4. Confidence: As cheesy as it may sound, I spent the last 24-48 hours building up my confidence. This works differently for everyone, but some things to consider are: listening to music that pumps you up, performing physical activities (run, lift weights), getting reassuring words from friends or colleagues, reading religious books, etc.
Just remember, although the gmat preptest is the best predictor of your score, it doesn't HAVE to predict it. You're free to get as high as you desire! _________________
Must have been those 6 days you've been a GC member
i think the main thing i needed was some confidence... and i have to say, your replies (as well as many others) fully gave me that confidence. i commend you and everyone else for all the work you guys put into the forum!
I guess It helps to be paranoid during prep (make sure you cover every little aspect) but then it is all about confidence on the test.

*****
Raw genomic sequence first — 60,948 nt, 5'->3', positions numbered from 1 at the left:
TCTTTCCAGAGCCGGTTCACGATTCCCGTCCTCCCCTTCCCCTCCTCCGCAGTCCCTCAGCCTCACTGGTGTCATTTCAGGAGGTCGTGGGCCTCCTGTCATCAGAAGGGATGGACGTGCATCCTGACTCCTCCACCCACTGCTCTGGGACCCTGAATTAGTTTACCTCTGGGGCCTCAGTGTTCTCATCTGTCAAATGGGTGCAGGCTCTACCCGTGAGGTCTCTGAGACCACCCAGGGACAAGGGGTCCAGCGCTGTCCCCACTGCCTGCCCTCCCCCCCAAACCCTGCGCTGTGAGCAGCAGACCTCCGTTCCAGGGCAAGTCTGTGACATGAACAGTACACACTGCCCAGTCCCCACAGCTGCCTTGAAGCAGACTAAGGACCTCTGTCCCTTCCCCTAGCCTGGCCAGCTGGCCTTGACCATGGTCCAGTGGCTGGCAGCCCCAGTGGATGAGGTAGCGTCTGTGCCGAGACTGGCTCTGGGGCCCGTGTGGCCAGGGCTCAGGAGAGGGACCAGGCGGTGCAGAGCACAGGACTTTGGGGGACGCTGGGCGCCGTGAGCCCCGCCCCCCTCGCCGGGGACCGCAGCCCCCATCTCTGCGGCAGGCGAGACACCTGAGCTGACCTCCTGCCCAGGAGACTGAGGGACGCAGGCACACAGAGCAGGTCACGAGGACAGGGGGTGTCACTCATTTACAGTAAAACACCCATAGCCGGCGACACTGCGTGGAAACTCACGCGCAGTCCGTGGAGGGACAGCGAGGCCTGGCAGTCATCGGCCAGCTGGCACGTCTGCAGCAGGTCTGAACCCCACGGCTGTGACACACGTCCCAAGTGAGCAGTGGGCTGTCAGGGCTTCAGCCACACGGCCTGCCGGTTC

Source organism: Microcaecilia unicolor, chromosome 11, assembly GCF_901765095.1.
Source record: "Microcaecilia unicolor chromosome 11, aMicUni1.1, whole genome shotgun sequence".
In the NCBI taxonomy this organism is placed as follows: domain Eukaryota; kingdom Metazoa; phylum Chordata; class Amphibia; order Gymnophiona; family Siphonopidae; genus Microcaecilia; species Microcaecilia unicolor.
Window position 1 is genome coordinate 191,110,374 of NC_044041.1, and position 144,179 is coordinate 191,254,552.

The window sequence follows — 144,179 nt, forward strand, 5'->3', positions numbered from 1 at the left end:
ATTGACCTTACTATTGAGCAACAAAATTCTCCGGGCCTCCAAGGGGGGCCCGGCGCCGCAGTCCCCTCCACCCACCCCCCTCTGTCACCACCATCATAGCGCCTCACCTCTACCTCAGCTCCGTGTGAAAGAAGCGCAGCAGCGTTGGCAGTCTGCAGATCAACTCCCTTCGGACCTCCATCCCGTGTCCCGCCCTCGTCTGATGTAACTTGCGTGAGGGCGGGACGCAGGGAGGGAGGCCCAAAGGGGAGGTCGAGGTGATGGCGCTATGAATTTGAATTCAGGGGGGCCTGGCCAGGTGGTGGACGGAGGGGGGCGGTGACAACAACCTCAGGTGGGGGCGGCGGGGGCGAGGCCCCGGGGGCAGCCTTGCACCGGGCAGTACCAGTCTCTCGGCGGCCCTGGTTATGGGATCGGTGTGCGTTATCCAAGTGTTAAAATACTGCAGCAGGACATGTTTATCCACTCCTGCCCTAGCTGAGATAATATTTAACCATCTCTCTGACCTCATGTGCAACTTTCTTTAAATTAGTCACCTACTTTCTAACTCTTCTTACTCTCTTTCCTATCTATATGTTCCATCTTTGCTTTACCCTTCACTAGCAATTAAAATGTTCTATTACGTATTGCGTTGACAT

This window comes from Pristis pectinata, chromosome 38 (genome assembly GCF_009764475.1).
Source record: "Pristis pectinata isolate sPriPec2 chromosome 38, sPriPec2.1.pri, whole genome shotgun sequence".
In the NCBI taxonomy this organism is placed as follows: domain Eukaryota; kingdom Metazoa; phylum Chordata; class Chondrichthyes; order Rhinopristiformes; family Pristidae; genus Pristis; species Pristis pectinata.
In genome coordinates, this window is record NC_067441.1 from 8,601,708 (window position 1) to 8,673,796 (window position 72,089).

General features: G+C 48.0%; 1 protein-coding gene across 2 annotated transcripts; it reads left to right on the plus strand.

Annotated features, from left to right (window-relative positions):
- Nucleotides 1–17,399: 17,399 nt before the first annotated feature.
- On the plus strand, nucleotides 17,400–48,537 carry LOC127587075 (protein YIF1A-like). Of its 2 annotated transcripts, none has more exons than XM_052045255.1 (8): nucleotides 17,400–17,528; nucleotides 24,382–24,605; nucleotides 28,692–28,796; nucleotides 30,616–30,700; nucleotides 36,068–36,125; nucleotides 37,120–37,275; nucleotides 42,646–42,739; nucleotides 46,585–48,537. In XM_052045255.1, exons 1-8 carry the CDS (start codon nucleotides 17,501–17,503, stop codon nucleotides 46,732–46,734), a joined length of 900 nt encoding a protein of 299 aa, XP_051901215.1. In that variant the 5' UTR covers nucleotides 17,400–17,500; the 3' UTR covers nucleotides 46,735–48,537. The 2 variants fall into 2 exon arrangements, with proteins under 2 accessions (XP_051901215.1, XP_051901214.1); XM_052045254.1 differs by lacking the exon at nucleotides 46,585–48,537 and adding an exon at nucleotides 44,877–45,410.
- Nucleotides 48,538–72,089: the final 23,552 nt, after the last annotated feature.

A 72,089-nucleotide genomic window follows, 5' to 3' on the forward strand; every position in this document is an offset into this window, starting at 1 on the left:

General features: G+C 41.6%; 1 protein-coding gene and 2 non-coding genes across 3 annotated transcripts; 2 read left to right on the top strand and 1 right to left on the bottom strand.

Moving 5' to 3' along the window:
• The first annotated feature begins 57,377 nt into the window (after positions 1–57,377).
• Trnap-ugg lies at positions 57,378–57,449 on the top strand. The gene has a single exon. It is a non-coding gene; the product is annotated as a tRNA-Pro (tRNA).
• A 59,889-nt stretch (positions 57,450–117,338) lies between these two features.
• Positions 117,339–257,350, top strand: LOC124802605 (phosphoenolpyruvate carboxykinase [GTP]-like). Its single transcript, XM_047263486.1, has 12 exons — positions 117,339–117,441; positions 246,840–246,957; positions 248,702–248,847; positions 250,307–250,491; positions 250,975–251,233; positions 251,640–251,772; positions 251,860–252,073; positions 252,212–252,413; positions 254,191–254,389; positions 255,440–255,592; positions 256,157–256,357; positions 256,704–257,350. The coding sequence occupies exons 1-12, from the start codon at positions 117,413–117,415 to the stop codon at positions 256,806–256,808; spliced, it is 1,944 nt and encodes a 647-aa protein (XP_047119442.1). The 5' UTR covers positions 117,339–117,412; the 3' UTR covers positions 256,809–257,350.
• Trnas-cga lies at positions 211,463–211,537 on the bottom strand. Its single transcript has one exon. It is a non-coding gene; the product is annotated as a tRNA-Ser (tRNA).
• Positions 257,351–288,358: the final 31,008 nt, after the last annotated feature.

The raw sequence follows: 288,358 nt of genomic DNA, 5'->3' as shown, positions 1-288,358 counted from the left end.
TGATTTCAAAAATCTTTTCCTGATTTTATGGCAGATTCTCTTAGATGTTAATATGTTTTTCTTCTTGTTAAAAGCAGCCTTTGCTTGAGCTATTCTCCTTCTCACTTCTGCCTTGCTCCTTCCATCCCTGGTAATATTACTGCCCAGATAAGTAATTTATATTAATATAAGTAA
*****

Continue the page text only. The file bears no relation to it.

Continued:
Congrats!! awesome Verbal score .. All the best for your applications.. I just want to know whether you have followed any kind of strategy for RC??
unfortunately, i don't have any real strategy for RC. Like I mentioned above, RC was one of the sections I didn't even study this time around. To be honest, RC was traditionally a weak point for me growing up (going back a few years now to grammar school).
Other than possibly prepare with LSAT materials, and take plenty of practice tests and go over your RC responses, I don't have too much advice on the section. I would say try reading of plenty of news articles in your daily life as you prepare for the test. Also , a tip I learned from the LSAT studying is when you first get to the RC, read the question first, and then read the passage. It will train your mind as you read the story. Of course, this only helps you with the first question in the section since you can't skip ahead, but it's a start nonetheless! _________________